In this context studies in the field of political geography can point us in some important directions. Some scholars argue that place can be understood in terms of an intersection of a unique combination of social, economic and cultural relations which can be of local and global scales. They argue that places matter in political analysis because the engagement of different actors with places produces distinctive political effects.[3] They also argue that there are no objective, uncontested meanings that can be attributed to a place and in fact places are socially and culturally constructed by groups and individuals who draw on their own experiences, beliefs, and myths to endow places with certain characteristics, meanings and symbolises. These processes of construction and contestation may often lead to several different places emerging within the same physical space. While talking about the implications the formation of Gorkhaland would have for the people of the Darjeeling hills, U Sherpa tells me, “But you know brother, the Lepcha’s, although we all live together, speak the same language and stuff but they have always been a bit different. They always stand out a bit and I guess you do know about their idea of Mayel Lang right? They do already have an idea of a spiritual homeland of sorts, so I wonder what they feel about it if something like Gorkhaland has to happen.”[4]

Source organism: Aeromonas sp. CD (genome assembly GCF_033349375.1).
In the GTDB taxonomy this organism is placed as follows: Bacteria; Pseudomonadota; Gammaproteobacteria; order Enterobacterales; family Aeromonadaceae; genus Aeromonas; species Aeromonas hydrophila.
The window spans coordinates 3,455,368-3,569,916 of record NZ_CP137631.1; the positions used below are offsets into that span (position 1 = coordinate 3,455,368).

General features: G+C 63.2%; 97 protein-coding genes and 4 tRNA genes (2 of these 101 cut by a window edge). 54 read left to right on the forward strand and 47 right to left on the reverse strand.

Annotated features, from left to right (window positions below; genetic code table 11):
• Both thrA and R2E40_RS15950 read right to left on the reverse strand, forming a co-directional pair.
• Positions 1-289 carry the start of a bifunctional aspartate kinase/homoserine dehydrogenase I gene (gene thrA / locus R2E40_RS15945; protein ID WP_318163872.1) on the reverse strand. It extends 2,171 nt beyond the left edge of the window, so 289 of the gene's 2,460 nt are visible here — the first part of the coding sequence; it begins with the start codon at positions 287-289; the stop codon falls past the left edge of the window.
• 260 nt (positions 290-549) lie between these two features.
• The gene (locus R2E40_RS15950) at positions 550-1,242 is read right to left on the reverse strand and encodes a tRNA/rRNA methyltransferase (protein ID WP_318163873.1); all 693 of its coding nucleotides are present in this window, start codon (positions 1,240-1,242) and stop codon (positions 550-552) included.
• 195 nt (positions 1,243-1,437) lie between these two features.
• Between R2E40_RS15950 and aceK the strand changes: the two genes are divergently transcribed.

What is Mayel Lang? Lepcha folklore about Mayel Lang emerges from a cosmology interwoven with the Khangchendzonga that cuts across the states of Sikkim, West Bengal and sometimes the international boundary to include Eastern Nepal. In traditional Lepcha ideas Mayel Lang is conceptualised as a ‘hidden land’.In certain Lepcha narratives the decline of traditional ways of Lepcha lives has caused a complete closure of the path to Mayel Lang. However certain understandings of Mayel Lang as a pure psychological reality with no physical correspondence reveal influences of Buddhist ideas of sacred geographies on Lepcha thought. Scheid argues that Mount Khangchendzonga occupies a central place in Lepcha cosmology and vernacular religion. The mountain is understood to be both the Lepcha land of origin and the destination upon death, and in traditional Lepcha folktales the snows of Khangchendzonga was believed to have produced the first Lepcha humans. Mayel Lang is symbolised through certain animals such as pigs and birds, agriculture, the number ‘seven’ to represent the seven offsprings of the first Lepcha beings and ‘time cycles’ (Gorer, 1996). It is seen as a land that is constantly in harvest and in most narratives the ‘Mayelmus’ (inhabitants of Mayel Lang) are understood to age cyclically, beginning as children each day in the morning, becoming men in the afternoon, and elders in the evening only for the cycle to be repeated the next day. Geoffrey Gorer argues that the Lepchas see the pleasing of the Mayelmus as intrinsic to successful harvesting, particularly of crops like dry rice, maize and millet and hence elaborate rituals are organised in honour of the inhabitants of Mayel (Gorer, 1996). Vibha Arora argues that the sacred groves of Tholung in North Sikkim, are also a part of this Lepcha imaginary of Mayel Lang and held as important by Lepchas even outside of Sikkim. The Lepchas argue that sacred landscapes such as Kabi and Tholung symbolise and materially embody their culture and indigenous knowledge systems (Arora, 2006). She argues that the Lepchas trace their social origins and the birth of their lineage ancestor to places such as the Mount Khangchendzonga, lakes and sacred caves in Sikkim and Darjeeling hills. Rituals related to agriculture and sacred landscapes help to reaffirm the socio-cultural belongings of the Lepchas and their political rights particularly in the context of Sikkim. In the Sikkimese ethno-political context, the idea of a sacred landscape such as that embodied in the Tholung sacred groves legitimised the Sikkimese Bhutia-Lepcha polity into the present structure of Sikkimese politics and governance. In contemporary Sikkimese political life, sacred landscapes materially reflect the politicisation of culture and ethnic identity, particularly in the context over struggle for resources and ecological activism. However in the Darjeeling hills although there was Lepcha support for the anti-dam movement in Dzong, Sikkim in order to protect the sacred homeland of the Lepchas, the idea of Mayel Lang has different connotations. In the case of Christian Lepchas three registers emerge- that of colonial modernity and the encounter with Christianity, that of a certain political modernity with the establishment of statehood and a certain cultural belief in the idea of a homeland that co-existed with these seemingly opposite ideas. In the next part of this essay the relations between these kinds of seemingly different discourses will be explored.